Vnodes

DSE Version: 6.0

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Exercises

Vnodes help keep a cluster balanced as new Apache Cassandra nodes are introduced to the cluster and old nodes are decommissoned, and also automate token range assignment. With vnodes, each node is responsible for several smaller slices of the ring, instead of just one large slice. In this unit, we discuss the advantages of using vnodes.

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Exercise 09VNodes

In this exercise, you will:

  • Understand how VNodes support partition distribution.

The ring of tokens and nodes make Apache Cassandra™ scalable and fault-tolerant, but managing partitions on solely physical nodes causes problems. For example, when a physical node goes down, it is necessary to redistribute partitions. This is where virtual nodes (or VNodes) come in. VNodes help even the load when redistributing partitions across physical nodes. In this exercise, we are going to change from using single token nodes to using vnodes. Apache Cassandra™ doesn't allow changing the num_tokens settings after a node has joined the cluster, so we have to work around this a bit to make it work.

Steps

1) Be sure neither of your nodes is running. Use the dsetool status command to check their running status. If either is running, be sure to stop them using the nodetool stopdaemon command.
/home/ubuntu/node1/resources/cassandra/bin/nodetool stopdaemon

/home/ubuntu/node2/resources/cassandra/bin/nodetool stopdaemon

2) Let's investigate the /home/ubuntu/node1/data/ directory. This is where we configured DataStax Enterprise™ to store all your data.

ubuntu@ds201-node1:~/node1/data$ ls commit-log data hints saved-caches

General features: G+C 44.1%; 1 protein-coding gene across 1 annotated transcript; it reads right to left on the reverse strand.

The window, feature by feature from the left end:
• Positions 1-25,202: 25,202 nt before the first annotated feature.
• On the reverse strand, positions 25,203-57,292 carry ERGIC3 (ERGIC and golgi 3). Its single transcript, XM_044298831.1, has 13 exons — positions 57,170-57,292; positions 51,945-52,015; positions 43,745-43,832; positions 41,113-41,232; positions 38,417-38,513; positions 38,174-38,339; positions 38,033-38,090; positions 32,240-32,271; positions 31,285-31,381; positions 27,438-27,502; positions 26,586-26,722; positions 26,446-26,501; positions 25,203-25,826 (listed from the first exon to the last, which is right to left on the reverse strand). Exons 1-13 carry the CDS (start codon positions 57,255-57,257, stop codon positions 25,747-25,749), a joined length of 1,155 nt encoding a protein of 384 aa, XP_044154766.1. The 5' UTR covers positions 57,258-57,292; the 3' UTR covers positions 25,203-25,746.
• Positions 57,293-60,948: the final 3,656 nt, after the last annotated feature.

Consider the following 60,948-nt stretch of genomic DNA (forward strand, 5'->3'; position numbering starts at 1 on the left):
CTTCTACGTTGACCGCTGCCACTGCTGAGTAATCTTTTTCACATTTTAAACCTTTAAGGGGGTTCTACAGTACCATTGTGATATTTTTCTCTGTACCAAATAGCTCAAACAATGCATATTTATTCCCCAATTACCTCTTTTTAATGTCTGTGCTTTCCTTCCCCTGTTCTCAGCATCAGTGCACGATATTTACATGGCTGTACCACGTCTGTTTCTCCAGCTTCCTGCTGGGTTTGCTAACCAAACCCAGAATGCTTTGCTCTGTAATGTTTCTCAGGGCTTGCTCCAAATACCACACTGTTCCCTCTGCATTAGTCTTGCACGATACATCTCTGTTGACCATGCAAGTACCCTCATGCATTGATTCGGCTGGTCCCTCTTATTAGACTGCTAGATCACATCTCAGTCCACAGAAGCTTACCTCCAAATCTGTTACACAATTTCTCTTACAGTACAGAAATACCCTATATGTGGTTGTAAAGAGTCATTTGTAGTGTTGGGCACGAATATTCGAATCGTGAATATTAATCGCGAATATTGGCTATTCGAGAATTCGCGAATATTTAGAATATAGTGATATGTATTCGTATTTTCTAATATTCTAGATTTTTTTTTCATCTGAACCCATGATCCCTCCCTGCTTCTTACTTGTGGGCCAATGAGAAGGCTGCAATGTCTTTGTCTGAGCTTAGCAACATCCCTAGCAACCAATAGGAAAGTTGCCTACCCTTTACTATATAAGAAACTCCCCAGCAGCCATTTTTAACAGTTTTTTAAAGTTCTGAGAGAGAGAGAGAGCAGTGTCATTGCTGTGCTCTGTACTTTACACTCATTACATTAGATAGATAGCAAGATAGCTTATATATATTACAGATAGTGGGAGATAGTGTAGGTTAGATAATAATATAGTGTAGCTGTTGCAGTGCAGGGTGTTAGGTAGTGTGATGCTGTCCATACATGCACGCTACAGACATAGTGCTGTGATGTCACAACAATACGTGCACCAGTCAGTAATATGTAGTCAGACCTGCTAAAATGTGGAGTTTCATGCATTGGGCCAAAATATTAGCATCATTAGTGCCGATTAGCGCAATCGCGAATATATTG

NOTE: Deleting the data directory resets the node back to the initial state as it was before we originally started it. However, we will retain our configuration settings since these setting are stored elsewhere. Delete the data/ directories and everything under them for BOTH nodes using the following commands.

rm -rf /home/ubuntu/node1/data/

rm -rf /home/ubuntu/node2/data/

3) Edit cassandra.yaml. Uncomment num_tokens if necessary and set it to 128. Comment out initial_token. Do this for both node1 and node2.

4) Restart /home/ubuntu/node1/bin/dse cassandra. Once it's up and running, start your second node as well. Notice both nodes logged the auto-generated token values that they are responsible for.

5) Run:

/home/ubuntu/node1/resources/cassandra/bin/nodetool status

Notice each node now has 128 tokens.

Datacenter: Cassandra
=====================
Status=Up/Down
|/ State=Normal/Leaving/Joining/Moving
--  Address    Load       Owns    Host ID                               Token                                    Rack
UN  127.0.0.1  138.6  KiB  ?      30cdb721-74e2-4335-af61-74d8b9fb445f  0                                        rack1
UN  127.0.0.2  111.38 KiB  ?      574dbde2-62db-48b8-9abb-d3e4bd2e1c0f  0                                        rack1

6) Now execute:

     
/home/ubuntu/node1/resources/cassandra/bin/nodetool ring

Notice that each node is responsible for several smaller sections of the ring.

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